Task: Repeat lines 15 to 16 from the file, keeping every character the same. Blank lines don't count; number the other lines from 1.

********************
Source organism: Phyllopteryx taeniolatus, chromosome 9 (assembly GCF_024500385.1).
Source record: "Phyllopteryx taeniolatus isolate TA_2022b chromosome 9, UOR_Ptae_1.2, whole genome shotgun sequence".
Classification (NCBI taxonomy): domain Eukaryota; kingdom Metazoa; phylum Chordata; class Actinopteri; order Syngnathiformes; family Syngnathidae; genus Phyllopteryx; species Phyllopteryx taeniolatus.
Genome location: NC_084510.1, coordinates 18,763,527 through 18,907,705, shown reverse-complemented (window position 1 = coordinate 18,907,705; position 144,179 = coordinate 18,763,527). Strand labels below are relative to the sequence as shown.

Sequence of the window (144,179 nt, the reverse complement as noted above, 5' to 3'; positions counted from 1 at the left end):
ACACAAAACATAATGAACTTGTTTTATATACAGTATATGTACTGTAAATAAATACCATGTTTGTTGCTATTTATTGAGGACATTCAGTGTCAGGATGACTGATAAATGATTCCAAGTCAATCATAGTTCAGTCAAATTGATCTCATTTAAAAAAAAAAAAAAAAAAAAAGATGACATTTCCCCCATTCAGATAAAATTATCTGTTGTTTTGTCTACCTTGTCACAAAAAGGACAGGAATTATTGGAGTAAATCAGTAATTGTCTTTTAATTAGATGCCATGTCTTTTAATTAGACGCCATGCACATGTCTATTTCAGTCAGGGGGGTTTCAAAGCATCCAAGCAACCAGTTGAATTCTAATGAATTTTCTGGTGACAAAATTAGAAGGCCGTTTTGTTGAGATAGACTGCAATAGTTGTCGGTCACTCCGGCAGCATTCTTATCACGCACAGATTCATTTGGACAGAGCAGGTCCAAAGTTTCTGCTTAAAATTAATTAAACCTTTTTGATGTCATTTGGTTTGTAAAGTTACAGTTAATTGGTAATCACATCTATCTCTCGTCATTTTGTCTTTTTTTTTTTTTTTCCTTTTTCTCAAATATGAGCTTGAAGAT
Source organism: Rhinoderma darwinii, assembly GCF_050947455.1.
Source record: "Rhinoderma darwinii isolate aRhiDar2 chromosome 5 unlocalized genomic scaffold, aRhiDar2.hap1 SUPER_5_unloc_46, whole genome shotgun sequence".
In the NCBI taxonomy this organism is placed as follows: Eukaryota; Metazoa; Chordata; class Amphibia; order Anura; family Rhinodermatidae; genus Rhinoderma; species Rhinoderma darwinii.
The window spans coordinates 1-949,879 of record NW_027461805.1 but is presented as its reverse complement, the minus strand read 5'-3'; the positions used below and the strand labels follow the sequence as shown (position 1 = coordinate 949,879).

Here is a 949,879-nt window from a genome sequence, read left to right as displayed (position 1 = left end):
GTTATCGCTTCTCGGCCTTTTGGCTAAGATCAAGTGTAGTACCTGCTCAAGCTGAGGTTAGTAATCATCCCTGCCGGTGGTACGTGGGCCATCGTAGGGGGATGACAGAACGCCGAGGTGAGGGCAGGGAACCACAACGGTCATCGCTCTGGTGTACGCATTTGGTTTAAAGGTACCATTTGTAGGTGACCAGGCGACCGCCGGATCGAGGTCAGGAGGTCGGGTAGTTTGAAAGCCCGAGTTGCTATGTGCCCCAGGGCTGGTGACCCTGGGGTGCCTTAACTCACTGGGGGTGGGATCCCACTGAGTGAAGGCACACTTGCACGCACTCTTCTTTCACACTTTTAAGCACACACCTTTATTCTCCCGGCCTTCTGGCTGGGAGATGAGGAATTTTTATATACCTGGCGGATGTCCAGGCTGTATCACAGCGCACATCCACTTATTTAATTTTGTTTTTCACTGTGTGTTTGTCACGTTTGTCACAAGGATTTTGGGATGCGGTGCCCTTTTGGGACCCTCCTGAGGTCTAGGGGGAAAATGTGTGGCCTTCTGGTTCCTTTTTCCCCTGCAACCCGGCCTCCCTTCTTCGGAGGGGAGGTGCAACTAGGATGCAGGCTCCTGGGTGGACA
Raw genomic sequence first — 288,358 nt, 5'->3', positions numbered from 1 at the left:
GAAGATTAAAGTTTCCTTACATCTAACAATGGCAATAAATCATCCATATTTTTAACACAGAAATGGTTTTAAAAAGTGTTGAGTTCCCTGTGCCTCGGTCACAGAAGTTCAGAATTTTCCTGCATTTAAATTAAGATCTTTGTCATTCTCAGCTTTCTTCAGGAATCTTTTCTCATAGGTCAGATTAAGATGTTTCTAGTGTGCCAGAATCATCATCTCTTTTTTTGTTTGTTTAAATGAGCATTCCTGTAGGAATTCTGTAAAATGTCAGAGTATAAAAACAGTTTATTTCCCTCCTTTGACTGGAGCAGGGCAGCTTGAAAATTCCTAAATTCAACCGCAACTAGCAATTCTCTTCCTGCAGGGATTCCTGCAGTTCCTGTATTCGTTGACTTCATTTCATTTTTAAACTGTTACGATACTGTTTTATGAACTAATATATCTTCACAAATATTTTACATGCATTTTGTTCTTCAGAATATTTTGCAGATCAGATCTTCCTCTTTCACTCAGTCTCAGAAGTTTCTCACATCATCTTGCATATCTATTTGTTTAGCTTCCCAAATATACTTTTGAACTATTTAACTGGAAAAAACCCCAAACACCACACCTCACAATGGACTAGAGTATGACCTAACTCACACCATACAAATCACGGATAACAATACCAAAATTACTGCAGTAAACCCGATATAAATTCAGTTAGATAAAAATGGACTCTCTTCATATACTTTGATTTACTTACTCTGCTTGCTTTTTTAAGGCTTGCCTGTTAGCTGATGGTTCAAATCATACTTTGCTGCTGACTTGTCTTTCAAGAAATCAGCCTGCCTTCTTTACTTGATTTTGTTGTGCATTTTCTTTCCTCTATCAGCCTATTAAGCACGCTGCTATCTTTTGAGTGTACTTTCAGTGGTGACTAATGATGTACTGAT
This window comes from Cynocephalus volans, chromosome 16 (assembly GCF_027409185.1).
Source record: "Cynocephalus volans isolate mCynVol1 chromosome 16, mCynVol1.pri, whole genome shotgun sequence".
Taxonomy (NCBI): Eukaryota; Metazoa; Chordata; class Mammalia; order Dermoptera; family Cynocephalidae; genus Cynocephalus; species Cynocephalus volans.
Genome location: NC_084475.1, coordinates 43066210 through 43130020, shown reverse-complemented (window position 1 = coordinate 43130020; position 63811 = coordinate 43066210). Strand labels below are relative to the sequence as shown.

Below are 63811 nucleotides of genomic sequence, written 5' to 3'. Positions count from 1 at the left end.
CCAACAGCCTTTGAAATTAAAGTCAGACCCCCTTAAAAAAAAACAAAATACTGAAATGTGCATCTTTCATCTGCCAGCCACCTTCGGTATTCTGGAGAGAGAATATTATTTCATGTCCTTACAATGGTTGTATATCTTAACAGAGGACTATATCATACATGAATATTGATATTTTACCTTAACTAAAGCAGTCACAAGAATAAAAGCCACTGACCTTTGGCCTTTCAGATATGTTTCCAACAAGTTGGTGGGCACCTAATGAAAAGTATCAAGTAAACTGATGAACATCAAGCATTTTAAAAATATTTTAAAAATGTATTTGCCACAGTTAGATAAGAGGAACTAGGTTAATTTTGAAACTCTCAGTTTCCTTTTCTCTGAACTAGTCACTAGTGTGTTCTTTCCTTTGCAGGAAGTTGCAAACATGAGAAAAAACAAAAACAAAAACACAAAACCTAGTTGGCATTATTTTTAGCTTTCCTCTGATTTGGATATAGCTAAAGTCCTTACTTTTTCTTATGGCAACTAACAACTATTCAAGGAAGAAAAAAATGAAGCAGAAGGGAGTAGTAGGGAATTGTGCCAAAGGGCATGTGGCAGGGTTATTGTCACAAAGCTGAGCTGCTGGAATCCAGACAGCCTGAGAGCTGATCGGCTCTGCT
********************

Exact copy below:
This window comes from Cynocephalus volans, chromosome 16 (assembly GCF_027409185.1).
Source record: "Cynocephalus volans isolate mCynVol1 chromosome 16, mCynVol1.pri, whole genome shotgun sequence".